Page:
The Curious Case of the Prairie Dog that Stopped Barking

Posted on August 31, 2017 by Allan Gates

In 2015 a district court enjoined enforcement of an Endangered Species Act 4(d) rule on the ground the federal government lacked authority under the Commerce Clause to regulate the take of a purely intrastate species, the Utah Prairie Dog, on nonfederal land.  The decision flew in the face of four prior court of appeals decisions in other circuits and attracted substantial commentary, including a blog post by a fellow member of ACOEL. In late March the Tenth Circuit unanimously reversed the district court decision. The Tenth Circuit’s opinion expressly embraced the prior decisions in the Fourth, Fifth, Ninth, and Eleventh Circuits that the district court had rejected.

Standing alone, the Tenth Circuit’s decision would be notable only for the fact that it restored Endangered Species Act case law to a more orthodox state of consensus.  But four procedural details add interesting contextual background.

First, the Tenth Circuit took an unusually long time deciding the case.  The court heard oral argument and took the appeal under submission on September 29, 2015.  The court did not issue its decision until March 29, 2017, exactly eighteen months later.  It is not apparent why the Tenth Circuit took so long to issue its opinion, but the length of the wait was definitely a source of nervous contemplation among the parties.

Second, Friends of Animals intervened as a party in the district court and participated vigorously throughout the trial court proceedings and appeal.  At the time the Friends intervened, October of 2013, there was little reason to think the Fish & Wildlife Service would not vigorously defend its authority under the ESA.  By the time the appeal was decided, however, the picture was different.  The Trump administration had taken office, and there was significant doubt about its interest in vigorously defending the scope of Endangered Species Act jurisdiction.  The presence of Friends of Animals as a party, and not merely as an amicus, assured there would be vigorous party opposition to the plaintiff’s petition for rehearing and potentially its petition for certiorari.

Third, after the Tenth Circuit’s opinion was issued and before the deadline for responding to the plaintiff’s petition for rehearing en banc, the Fish & Wildlife Service ordered an internal review of the 4(d) rule in dispute, to be completed in 120 days.  The review is to consider, among other things, the effectiveness of the state’s Utah Prairie Dog Management Plan in protecting the species.  The Service asked the court for a 135 day stay of proceedings to allow completion of the internal review before requiring any other action in the appeal.  The Service argued the internal review could result in changes to the 4(d) rule that might render the plaintiff’s claims moot.  The court denied the Service’s request for stay and subsequently denied the plaintiff’s petition for rehearing en banc.

The Service’s decision to initiate internal review of the 4(d) rule may wind up frustrating both the anti-ESA property rights advocates and the environmental groups.  The Service’s statement that its internal review might moot the plaintiff’s claims will likely be advanced as a reason for denying any petition for certiorari the plaintiff may file.  And the Service’s explicit focus on examining the effectiveness of the state’s Utah Prairie Dog Management Plan may foreshadow an inclination on the part of the new administration to reduce federal protection of the species despite the success in beating back the assault on ESA jurisdiction.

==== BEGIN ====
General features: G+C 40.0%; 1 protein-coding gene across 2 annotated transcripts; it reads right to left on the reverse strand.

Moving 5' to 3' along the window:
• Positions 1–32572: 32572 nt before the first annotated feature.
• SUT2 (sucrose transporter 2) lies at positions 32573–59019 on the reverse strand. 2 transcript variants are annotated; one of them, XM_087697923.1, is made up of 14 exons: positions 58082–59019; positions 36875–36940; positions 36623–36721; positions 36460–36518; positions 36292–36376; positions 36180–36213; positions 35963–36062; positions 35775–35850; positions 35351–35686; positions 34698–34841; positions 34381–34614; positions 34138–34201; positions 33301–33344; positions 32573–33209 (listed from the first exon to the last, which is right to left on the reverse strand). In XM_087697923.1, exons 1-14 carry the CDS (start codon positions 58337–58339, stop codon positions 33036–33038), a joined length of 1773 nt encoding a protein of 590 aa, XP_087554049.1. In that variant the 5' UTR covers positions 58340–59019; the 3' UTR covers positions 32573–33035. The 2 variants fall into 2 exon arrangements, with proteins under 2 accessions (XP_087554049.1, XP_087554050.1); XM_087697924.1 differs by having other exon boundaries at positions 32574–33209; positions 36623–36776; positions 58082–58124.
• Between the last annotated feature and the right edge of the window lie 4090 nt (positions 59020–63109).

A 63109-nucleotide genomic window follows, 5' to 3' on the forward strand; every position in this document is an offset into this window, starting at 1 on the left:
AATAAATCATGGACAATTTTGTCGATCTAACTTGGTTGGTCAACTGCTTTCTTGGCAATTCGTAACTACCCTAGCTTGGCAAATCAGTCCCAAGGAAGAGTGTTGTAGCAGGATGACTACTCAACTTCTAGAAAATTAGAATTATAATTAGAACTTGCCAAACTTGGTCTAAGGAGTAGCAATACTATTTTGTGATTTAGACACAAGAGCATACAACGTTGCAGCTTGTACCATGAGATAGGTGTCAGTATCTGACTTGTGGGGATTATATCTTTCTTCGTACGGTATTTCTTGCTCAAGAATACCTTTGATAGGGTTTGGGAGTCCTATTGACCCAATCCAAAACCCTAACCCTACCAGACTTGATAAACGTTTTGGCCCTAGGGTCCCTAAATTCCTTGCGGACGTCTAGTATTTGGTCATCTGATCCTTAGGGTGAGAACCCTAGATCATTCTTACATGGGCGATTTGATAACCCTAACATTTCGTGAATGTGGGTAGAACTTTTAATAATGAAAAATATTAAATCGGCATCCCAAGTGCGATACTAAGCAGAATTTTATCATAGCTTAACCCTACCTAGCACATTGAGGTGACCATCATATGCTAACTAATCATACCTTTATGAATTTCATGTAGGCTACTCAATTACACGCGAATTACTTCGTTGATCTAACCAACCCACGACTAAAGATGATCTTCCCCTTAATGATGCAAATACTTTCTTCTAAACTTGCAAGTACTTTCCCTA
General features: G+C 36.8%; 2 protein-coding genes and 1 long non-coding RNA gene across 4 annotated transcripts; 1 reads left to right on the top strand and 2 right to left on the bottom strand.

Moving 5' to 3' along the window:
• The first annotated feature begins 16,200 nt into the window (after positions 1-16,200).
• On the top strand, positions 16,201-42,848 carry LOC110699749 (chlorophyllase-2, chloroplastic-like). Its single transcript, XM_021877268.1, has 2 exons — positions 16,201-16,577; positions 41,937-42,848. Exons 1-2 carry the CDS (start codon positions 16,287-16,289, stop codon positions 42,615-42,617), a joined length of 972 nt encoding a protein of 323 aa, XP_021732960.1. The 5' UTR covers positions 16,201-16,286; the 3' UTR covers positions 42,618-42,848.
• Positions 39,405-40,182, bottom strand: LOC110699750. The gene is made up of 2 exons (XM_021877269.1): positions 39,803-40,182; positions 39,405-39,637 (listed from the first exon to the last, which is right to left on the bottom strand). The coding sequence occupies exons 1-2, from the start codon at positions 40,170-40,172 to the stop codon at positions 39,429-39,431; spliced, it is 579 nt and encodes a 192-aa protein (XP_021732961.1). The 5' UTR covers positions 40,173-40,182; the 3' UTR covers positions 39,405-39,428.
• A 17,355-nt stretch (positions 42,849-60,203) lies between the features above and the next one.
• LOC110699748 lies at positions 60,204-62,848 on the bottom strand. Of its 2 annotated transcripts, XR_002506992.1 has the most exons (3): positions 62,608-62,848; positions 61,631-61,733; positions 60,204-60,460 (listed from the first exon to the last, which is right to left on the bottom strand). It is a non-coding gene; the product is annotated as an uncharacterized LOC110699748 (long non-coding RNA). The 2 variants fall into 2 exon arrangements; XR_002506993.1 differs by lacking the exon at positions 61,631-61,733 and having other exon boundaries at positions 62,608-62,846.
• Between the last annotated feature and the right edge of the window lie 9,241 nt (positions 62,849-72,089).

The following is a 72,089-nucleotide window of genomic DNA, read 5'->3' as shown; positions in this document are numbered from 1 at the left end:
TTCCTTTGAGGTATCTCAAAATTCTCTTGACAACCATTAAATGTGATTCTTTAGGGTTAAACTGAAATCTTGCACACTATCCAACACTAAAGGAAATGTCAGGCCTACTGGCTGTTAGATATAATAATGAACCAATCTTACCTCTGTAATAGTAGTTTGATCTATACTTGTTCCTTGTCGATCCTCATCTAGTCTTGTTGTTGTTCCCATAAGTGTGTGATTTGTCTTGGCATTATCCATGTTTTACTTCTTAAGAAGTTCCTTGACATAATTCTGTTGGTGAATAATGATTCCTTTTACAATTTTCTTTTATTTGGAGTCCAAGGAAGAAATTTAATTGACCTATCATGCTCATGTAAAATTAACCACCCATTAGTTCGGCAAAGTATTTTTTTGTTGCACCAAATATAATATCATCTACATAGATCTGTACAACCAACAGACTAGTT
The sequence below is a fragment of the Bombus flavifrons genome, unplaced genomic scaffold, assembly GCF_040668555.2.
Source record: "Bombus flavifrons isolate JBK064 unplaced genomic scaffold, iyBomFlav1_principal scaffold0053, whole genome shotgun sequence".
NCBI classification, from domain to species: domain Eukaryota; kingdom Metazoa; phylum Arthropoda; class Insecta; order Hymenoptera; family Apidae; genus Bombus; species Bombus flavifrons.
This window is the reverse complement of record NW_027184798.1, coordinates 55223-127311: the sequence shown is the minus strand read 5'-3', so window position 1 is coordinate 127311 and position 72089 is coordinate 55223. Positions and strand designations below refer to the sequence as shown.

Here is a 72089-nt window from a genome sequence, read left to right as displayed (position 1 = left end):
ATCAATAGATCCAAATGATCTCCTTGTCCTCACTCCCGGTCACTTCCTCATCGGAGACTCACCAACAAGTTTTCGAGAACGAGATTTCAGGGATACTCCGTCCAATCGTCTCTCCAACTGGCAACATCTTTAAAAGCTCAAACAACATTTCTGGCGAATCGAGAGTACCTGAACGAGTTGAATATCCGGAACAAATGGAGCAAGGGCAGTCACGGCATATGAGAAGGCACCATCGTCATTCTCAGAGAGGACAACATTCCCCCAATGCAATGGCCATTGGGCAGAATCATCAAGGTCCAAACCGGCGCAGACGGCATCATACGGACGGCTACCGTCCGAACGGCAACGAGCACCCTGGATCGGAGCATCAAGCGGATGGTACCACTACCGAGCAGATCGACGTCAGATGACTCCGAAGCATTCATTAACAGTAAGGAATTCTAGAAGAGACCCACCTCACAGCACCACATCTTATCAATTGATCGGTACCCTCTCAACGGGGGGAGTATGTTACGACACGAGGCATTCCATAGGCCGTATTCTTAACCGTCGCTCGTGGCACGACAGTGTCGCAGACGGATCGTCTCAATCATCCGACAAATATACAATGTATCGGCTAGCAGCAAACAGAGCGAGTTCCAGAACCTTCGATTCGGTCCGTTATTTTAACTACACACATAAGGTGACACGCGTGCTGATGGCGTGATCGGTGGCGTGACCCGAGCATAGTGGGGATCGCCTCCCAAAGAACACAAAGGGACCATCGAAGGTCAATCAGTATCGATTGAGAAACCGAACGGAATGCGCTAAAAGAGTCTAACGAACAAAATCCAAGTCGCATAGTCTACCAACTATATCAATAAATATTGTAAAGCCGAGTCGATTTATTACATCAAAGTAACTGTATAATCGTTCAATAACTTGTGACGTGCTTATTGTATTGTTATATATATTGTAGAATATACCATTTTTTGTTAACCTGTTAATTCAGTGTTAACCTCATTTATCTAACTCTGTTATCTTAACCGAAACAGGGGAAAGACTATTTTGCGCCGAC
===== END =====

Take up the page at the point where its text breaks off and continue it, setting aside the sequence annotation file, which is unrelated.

Tenth Circuit Rejects Commerce Clause Challenge to Colorado’s RPS

Posted on July 16, 2015 by Jeff Thaler

On Monday July 13, 2015, the 10th Circuit Court of Appeals held that Colorado’s mandate that the state’s biggest utilities get 30 percent of their power supplies from renewable resources is legal, rejecting a dormant commerce clause challenge. In the case of Energy and Environment Legal Institute v. Joshua Epel et al, decision, Judge Gorsuch began the unanimous decision in an unusually clear, direct and non-traditional style; the opening paragraph says it all: 

Can Colorado’s renewable energy mandate survive an encounter with the most dormant doctrine in dormant commerce clause jurisprudence? State law requires electricity generators to ensure that 20% of the electricity they sell to Colorado consumers comes from renewable sources. Under the law, too, this number will rise over time. It may be that Colorado’s scheme will require Coloradans to pay more for electricity, but that’s a cost they are apparently happy to bear for the ballot initiative proposing the renewable energy mandate passed with overwhelming support. So what does this policy choice by Coloradans affecting Colorado energy consumption preferences and Colorado consumer prices have to do with the United States Constitution and its provisions regarding interstate commerce? The Energy and Environment Legal Institute points out that Colorado consumers receive their electricity from an interconnected grid serving eleven states and portions of Canada and Mexico. Because electricity can go anywhere on the grid and come from anywhere on the grid, and because Colorado is a net importer of electricity, Colorado’s renewable energy mandate effectively means some out-of-state coal producers, like an EELI member, will lose business with out-of-state utilities who feed their power onto the grid. And this harm to out-of-state coal producers, EELI says, amounts to a violation of one of the three branches of dormant commerce clause jurisprudence.

In the end, the district court disagreed with EELI’s assessment and so must we.